After moving to Ellabell, Fred also found a church nearby that he started attending.  Although he had his online church, I was so glad he found the Black Creek Holy Church of God – and Pastor Stan and his family and church members.  He immediately fell in love with them and they with him.  That’s the way it was with Fred – so easy for him to love others and so easy for them to love him.  He told me he especially loved the music at the church – and I’m so glad that we can share in music today.

      Fred was a man of faith who was not afraid to die.  He loved all of us, and was enjoying being with his grandmother, his parents, aunts and uncles, close friends, his brothers, and of course his sons JD and Thomas, and those precious grandchildren -Alayna and Alec.  He would have wanted to be with us longer.  But he also so dearly loved his granddaddy and he looked forward to one day going to heaven to be with him.

      So, we mourn the loss of Fred today.  He is no longer here in a bodily presence.  But I fully believe that the love that we share with others lives on and on.  It’s the one thing that death cannot take away.  Fred’s love will remain with us forever – as will our love for Fred.  I’d like to close by having you sing this little song with me for Fred.  I’ll sing a line then you sing it after me.
“Listen, listen, listen to our heart song” (they repeat)
“We will never forget you, we will always love you.” (they repeat)
Sing it one more time with me – You sing each line twice.  The first line is: “listen, listen, listen to our heart song” and the second line is:  “We will never forget you – we will always love you.”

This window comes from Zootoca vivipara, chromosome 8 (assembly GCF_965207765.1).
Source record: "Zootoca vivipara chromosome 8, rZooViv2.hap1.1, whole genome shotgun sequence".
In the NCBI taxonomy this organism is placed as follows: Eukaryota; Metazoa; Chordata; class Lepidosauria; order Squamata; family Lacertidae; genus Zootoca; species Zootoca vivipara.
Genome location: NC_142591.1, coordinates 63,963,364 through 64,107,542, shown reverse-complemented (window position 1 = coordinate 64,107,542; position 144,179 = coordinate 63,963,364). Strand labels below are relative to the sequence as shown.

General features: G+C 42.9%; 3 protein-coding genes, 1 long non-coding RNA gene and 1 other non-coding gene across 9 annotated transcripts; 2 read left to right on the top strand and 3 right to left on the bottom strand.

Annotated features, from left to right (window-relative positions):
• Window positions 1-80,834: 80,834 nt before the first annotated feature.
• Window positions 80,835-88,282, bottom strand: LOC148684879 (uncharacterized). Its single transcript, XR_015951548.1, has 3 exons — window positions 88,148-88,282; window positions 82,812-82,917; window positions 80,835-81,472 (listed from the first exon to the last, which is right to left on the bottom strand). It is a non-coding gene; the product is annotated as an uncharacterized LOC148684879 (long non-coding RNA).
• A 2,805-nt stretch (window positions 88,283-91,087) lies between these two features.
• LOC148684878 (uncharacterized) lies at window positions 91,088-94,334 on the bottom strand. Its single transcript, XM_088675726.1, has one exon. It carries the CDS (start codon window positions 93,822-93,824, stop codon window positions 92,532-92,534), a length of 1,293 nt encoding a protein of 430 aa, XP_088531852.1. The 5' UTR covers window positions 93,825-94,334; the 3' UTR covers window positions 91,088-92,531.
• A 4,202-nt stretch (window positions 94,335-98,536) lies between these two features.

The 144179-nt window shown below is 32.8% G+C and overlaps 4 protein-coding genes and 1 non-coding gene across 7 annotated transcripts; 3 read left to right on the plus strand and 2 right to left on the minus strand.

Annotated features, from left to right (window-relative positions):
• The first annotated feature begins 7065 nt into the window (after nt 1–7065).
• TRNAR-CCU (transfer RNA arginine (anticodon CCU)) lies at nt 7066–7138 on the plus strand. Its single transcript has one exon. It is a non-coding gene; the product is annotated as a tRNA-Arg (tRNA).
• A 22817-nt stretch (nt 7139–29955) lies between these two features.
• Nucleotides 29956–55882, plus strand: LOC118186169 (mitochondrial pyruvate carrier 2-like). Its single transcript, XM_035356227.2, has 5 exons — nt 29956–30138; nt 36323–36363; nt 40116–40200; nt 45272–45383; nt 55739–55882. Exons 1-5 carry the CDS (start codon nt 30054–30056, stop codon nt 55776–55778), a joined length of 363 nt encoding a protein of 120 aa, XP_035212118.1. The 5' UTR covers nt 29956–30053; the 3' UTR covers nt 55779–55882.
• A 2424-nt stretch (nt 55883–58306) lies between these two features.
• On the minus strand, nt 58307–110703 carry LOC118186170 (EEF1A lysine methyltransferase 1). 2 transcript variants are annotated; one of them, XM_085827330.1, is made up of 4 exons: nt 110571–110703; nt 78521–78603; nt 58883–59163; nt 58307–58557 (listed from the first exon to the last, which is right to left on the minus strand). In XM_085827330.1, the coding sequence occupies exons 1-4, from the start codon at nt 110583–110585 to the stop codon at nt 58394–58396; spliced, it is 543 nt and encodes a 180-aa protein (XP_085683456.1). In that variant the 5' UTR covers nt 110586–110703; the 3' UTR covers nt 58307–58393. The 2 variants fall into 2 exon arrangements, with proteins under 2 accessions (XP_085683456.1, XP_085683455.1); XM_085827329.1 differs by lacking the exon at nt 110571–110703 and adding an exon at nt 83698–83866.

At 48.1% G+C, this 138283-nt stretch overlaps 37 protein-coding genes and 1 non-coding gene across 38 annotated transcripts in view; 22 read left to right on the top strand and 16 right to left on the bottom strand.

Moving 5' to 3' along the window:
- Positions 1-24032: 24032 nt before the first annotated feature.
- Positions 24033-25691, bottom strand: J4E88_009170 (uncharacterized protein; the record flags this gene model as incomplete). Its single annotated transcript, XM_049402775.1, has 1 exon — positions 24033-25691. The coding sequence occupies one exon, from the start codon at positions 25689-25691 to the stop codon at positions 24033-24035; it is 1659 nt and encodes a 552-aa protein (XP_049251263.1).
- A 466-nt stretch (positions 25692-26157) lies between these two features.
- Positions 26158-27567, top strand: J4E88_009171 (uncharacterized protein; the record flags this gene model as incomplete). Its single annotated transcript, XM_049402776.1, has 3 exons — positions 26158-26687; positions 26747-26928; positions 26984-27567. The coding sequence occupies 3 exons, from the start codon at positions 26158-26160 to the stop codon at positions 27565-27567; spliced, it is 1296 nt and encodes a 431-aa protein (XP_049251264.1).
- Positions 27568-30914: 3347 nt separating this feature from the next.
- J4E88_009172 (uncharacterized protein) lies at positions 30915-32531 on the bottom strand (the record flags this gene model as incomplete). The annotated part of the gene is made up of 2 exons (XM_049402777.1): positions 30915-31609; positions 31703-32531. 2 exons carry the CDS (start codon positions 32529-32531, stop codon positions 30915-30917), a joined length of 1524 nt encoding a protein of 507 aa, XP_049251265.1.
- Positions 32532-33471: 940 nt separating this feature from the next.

(Sing again).

So May it Be.  Amen.

Wednesday, November 27, 2019

A Place for Gratitude





I invite you to close your eyes and visualize what we often refer to as the first Thanksgiving in America – the one along the shores of the Massachusetts Bay with the Pilgrims and their Native American neighbors in 1621.  And it’s okay to visualize like you were taught in Elementary School.  (Open eyes)  What did you see? Tell me.





Some of that may be true and other parts have been added in the tradition.  For example:

It wasn’t actually “the first Thanksgiving.”  Both Native Americans and Europeans had been having all kinds of harvest thanksgiving festivals for ages.  And there were others noted in our history which some consider our first Thanksgiving – like after the Thanksgiving festival that was proclaimed in Massachusetts in 1647 – after the massacre of the Pequot people.
  

But the 1621 feast is what people later looked back on and lifted up in the history books.  The holiday wasn’t made official until 1863, when President Abraham Lincoln declared it as a kind of thank you for the Civil War victories in Vicksburg, MS and Gettysburg PA.